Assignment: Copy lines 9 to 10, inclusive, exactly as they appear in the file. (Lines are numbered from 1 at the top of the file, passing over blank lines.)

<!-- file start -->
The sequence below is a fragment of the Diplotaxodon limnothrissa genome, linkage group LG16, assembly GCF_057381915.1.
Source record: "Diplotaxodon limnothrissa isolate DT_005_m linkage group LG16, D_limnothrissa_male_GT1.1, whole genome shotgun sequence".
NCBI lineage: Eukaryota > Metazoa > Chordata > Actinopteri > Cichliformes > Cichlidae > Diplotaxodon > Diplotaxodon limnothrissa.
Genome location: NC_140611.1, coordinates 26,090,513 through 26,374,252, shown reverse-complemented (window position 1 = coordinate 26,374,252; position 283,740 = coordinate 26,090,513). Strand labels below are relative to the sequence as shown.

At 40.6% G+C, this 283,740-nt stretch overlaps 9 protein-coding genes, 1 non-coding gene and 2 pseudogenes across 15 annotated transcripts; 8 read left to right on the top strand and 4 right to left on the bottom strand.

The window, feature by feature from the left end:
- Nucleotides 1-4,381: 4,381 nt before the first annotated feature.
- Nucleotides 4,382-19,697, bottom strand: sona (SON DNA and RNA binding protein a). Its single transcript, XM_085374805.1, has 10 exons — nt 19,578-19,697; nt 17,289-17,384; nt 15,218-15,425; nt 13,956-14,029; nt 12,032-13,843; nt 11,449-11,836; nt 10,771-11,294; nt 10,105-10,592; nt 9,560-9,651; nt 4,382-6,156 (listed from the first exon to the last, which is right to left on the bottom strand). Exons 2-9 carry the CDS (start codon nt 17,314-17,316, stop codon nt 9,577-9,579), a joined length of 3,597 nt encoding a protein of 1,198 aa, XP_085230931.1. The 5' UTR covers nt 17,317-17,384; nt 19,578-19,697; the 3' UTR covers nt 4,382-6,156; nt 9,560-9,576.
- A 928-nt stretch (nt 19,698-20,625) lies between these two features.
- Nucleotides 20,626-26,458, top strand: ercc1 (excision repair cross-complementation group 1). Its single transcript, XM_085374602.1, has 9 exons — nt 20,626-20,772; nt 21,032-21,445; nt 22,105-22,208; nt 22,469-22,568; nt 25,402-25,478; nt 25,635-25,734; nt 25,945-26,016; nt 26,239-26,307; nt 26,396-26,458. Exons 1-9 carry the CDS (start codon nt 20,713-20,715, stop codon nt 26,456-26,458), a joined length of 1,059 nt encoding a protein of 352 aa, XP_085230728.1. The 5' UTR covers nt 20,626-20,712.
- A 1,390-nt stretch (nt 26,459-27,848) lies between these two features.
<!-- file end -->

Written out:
- A 928-nt stretch (nt 19,698-20,625) lies between these two features.
- Nucleotides 20,626-26,458, top strand: ercc1 (excision repair cross-complementation group 1). Its single transcript, XM_085374602.1, has 9 exons — nt 20,626-20,772; nt 21,032-21,445; nt 22,105-22,208; nt 22,469-22,568; nt 25,402-25,478; nt 25,635-25,734; nt 25,945-26,016; nt 26,239-26,307; nt 26,396-26,458. Exons 1-9 carry the CDS (start codon nt 20,713-20,715, stop codon nt 26,456-26,458), a joined length of 1,059 nt encoding a protein of 352 aa, XP_085230728.1. The 5' UTR covers nt 20,626-20,712.